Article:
Predicting outcomes for a group of patients and then surfacing the factors that influence that prediction is one strategy for understanding and narrowing variation. Patients may comply with established care pathway or a doctor select surgical approach with the highest likelihood of success.8 9 The prediction of patient-reported and clinical outcomes for an individual receiving anatomic or reverse total shoulder arthroplasty surgery provided insights that facilitated these care decisions, but they also supported shared decision-making where the patient insistent on surgery not to have the procedure.10


Managing Multiple Outcomes

If there are equally important competing outcomes, for example patient satisfaction or function and the cost of care. An analytic approach needs to optimize for both. One technique is to create a ratio of the clinical outcome divided by the cost and optimize for this index. This strategy has been used was used to understand variation in total shoulder arthroplasty care value.11 They observed the wide variation in the value of shoulder arthroplasty was most strongly associated with procedure type and certain preoperative characteristics.


When one outcome, such as mortality, is deemed more important than a second outcome, such as the costs, the former is first optimized in the development of an evidence-based care pathway. Once established, variation analytics can then identify subgroups based on cost differences within this optimal care pathway cohort Targeted cost containment strategies can then be individualized to the subgroup institution, provider group, patient group or individual provider.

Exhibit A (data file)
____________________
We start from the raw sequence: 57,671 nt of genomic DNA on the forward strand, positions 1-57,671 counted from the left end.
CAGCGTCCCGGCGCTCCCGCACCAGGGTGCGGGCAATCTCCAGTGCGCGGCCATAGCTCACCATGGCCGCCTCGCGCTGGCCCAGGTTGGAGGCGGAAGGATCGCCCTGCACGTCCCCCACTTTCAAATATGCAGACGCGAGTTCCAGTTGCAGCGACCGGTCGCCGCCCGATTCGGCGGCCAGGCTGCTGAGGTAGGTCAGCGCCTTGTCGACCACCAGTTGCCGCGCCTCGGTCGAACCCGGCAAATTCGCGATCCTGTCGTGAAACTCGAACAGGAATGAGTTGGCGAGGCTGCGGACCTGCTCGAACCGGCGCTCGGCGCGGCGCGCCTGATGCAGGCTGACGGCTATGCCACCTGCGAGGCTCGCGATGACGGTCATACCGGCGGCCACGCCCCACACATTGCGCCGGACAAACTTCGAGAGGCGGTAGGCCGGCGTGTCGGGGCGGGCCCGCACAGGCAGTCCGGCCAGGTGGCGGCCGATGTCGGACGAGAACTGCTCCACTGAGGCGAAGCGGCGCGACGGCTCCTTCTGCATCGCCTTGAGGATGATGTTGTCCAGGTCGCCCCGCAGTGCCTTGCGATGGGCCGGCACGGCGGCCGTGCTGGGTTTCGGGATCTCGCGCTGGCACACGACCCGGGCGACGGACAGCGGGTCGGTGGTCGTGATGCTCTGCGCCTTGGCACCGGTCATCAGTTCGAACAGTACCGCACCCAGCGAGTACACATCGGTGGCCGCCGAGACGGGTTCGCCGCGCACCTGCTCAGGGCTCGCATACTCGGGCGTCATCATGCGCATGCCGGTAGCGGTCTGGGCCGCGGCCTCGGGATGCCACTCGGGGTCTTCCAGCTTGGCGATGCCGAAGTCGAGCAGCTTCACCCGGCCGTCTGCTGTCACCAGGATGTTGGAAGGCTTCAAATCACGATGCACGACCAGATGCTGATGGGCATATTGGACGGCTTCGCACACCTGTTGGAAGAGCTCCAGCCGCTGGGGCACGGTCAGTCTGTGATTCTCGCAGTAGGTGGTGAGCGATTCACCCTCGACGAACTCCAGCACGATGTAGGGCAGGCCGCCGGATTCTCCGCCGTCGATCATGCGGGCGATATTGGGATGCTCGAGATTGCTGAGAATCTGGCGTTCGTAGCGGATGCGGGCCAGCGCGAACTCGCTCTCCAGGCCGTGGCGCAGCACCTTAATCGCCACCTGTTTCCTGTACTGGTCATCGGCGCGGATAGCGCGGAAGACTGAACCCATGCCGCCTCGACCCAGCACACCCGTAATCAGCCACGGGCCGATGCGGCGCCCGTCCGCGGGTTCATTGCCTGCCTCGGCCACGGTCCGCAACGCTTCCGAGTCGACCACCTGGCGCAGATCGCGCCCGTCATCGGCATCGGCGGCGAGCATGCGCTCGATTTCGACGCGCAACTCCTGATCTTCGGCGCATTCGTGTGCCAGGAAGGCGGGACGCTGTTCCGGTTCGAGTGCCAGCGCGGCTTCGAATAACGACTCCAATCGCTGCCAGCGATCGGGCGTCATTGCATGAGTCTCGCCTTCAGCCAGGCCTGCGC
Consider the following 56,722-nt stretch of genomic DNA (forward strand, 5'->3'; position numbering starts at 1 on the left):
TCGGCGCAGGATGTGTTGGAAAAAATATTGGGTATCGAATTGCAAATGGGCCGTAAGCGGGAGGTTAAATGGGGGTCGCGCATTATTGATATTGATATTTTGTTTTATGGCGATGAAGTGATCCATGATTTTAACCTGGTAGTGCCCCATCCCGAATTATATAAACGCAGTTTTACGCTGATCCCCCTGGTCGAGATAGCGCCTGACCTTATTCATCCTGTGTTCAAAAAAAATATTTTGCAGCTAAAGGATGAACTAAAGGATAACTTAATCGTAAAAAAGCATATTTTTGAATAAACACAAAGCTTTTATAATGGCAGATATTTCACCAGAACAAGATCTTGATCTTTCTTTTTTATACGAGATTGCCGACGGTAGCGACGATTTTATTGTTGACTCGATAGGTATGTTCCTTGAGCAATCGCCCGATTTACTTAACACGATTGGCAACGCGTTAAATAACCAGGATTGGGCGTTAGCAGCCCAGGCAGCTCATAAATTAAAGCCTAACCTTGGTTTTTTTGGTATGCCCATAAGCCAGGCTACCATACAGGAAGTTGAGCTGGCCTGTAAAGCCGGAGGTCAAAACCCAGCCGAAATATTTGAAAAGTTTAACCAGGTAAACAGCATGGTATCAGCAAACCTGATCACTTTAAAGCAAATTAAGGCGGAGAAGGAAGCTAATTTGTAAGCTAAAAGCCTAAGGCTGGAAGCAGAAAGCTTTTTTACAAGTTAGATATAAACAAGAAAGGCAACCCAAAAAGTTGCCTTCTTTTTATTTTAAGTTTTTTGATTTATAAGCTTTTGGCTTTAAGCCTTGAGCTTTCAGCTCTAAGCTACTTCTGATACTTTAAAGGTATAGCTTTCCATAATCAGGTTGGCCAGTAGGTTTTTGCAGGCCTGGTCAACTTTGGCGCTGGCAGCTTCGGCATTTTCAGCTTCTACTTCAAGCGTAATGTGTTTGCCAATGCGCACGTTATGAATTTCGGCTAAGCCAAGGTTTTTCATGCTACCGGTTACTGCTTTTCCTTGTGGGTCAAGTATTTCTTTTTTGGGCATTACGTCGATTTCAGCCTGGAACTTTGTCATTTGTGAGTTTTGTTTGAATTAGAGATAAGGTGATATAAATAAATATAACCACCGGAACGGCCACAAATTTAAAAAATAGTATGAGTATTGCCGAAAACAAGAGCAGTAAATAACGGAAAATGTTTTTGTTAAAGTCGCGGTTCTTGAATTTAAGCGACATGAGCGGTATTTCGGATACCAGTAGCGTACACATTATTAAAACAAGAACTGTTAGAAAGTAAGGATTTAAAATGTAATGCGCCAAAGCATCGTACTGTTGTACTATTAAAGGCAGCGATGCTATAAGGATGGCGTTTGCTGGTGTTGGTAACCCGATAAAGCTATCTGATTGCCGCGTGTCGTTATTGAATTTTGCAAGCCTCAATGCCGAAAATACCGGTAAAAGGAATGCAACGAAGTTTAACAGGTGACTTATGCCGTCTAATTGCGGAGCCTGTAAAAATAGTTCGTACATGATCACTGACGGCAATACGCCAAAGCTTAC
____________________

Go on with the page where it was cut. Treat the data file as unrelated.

Optimizing Outcomes without Reducing Variation

An example of how the drum beat of “variation reduction” might be misleading if we don’t fully consider the context and the outcome goals is when mortality outcomes are considered. In his New Yorker article The Bell Curve“, Atul Gawande wrote about variation in mortality outcomes as viewed through a bell curve graph of mortality outcomes for Cystic Fibrosis clinics across the country. Those to the right of curve had the lowest mortality, and those on the left the highest. Since both ends may be considered outliers from a statistical perspective, clinicians might not consider them.